National Fisherman


After being shucked, drowned in Tabasco and slurped by the dozen, the Louisiana oyster shell has finally found a way to return to its natural habitat. The Coalition to Restore Coastal Louisiana (CRCL) has kicked off the state’s first formal oyster shell recycling program by collecting over 19,000 pounds of shells from New Orleans area restaurants during its initial weekend.
 
Empty shells also have a remarkable use.  They are some of the best material to create new beds for raising new oysters and restoring oyster reefs. According to the Oyster Recovery Partnership, each shell can be home to 10 new oysters when recycled and replanted.
 
The goal of the CRCL Oyster Shell Recycling Program is to reuse oyster shell from participating New Orleans restaurants to restore oyster reefs and shoreline habitat across coastal Louisiana. The program is being made possible by a $1 million philanthropic gift from Shell Oil Company.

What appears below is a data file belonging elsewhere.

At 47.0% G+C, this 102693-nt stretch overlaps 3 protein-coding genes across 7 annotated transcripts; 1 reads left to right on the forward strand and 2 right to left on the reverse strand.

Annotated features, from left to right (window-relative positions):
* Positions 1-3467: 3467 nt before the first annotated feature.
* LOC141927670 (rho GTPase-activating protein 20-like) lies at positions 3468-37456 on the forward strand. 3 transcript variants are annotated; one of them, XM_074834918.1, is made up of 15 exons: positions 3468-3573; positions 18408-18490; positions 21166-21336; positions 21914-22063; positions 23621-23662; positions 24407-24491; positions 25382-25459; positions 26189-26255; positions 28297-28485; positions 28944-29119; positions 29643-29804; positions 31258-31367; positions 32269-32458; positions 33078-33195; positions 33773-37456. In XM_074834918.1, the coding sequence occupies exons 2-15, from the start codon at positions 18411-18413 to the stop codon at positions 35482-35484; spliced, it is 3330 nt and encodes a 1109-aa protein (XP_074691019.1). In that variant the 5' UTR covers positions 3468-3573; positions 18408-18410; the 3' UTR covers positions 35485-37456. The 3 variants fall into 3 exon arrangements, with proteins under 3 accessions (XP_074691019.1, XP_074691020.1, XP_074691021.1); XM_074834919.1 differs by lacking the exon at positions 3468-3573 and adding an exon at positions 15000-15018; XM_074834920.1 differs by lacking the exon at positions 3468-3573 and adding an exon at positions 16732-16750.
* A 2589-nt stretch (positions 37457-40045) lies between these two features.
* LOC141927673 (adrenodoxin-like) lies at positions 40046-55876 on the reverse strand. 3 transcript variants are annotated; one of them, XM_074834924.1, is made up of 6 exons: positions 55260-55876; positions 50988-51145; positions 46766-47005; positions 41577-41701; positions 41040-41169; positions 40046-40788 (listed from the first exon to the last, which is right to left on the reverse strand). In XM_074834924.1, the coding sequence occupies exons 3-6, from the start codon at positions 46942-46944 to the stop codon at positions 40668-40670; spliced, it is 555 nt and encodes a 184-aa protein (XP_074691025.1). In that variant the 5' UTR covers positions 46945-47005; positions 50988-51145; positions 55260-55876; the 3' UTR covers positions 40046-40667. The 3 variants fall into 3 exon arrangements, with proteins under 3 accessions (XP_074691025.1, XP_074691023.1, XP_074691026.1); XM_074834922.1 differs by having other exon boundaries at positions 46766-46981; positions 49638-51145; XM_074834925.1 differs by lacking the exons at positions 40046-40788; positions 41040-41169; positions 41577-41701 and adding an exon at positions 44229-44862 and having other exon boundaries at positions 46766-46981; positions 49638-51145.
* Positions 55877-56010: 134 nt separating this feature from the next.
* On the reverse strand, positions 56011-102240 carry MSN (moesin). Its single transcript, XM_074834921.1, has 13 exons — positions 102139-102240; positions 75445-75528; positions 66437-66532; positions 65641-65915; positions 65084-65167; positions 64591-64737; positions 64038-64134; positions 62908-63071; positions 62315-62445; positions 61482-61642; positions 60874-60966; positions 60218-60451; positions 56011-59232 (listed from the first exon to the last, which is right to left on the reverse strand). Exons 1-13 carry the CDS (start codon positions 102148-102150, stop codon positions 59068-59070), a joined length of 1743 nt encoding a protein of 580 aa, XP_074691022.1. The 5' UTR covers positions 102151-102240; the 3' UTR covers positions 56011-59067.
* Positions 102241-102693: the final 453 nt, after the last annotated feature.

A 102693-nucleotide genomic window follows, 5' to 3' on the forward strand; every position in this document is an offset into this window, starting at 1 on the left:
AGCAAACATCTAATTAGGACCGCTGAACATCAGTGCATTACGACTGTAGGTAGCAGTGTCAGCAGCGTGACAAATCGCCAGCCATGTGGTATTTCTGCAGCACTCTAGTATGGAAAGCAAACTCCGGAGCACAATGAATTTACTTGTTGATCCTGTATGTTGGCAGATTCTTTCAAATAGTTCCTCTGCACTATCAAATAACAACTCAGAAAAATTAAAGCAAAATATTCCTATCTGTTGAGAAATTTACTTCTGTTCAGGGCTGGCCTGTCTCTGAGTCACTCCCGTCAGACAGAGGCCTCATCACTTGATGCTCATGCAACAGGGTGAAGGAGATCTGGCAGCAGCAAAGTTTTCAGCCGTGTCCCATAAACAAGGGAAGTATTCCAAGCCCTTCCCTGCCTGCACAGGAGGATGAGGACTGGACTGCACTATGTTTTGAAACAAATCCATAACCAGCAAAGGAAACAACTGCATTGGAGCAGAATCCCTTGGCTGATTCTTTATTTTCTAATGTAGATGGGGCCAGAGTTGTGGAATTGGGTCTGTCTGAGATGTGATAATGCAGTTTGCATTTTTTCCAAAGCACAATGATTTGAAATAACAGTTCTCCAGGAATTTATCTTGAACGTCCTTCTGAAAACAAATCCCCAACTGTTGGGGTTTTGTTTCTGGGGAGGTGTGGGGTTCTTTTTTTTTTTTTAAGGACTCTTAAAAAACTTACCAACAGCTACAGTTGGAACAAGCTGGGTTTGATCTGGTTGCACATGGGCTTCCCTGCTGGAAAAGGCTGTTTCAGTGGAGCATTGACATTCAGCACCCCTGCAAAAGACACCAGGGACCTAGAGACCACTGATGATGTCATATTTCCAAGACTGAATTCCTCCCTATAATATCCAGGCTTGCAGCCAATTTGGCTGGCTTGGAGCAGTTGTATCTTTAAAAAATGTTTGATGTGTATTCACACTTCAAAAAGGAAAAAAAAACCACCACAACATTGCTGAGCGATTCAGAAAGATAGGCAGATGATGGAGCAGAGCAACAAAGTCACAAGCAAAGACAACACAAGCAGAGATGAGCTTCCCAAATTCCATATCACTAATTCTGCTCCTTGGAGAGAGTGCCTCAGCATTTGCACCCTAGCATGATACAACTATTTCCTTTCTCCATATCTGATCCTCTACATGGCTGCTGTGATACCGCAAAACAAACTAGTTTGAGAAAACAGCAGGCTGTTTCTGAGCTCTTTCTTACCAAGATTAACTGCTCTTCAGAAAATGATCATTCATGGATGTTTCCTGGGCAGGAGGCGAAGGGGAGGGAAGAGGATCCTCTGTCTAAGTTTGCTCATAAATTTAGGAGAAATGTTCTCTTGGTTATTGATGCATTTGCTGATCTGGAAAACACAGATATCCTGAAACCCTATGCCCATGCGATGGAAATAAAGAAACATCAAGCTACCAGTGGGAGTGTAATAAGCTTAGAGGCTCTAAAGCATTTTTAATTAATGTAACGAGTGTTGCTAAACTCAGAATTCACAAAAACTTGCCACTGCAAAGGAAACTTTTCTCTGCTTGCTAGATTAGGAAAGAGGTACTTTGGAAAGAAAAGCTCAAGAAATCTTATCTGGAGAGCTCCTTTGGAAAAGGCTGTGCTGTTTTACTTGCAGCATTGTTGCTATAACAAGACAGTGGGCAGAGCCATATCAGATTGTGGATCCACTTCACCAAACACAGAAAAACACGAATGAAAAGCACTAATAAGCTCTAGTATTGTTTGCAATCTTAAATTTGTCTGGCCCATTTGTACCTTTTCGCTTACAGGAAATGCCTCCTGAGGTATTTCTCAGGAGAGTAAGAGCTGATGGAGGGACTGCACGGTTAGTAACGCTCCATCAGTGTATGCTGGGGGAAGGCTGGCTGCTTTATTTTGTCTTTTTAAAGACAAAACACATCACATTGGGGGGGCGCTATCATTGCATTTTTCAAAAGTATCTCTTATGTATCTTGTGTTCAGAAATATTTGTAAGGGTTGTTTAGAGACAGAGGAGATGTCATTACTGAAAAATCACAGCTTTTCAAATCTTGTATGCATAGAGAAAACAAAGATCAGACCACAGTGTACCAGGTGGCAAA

Read the full story at Gulf Seafood News>>

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Inside the Industry

The Downeast Salmon Federation has received a major grant from the U.S. Endowment for Forestry and Communities to ensure and improve the water quality of eastern Maine’s most important rivers, according to the Ellsworth American.

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Louisiana crab fishermen and their catch are feeling the pressure of a downturn in the state economy, and a resulting upturn of people entering the fishery.

“It’s a crazy business right now,” said Pete Gerica, the New Orleans fisherman who now serves as president or the Louisiana Crab Task Force, a legislatively-created board of industry voices that makes recommendations to state government.

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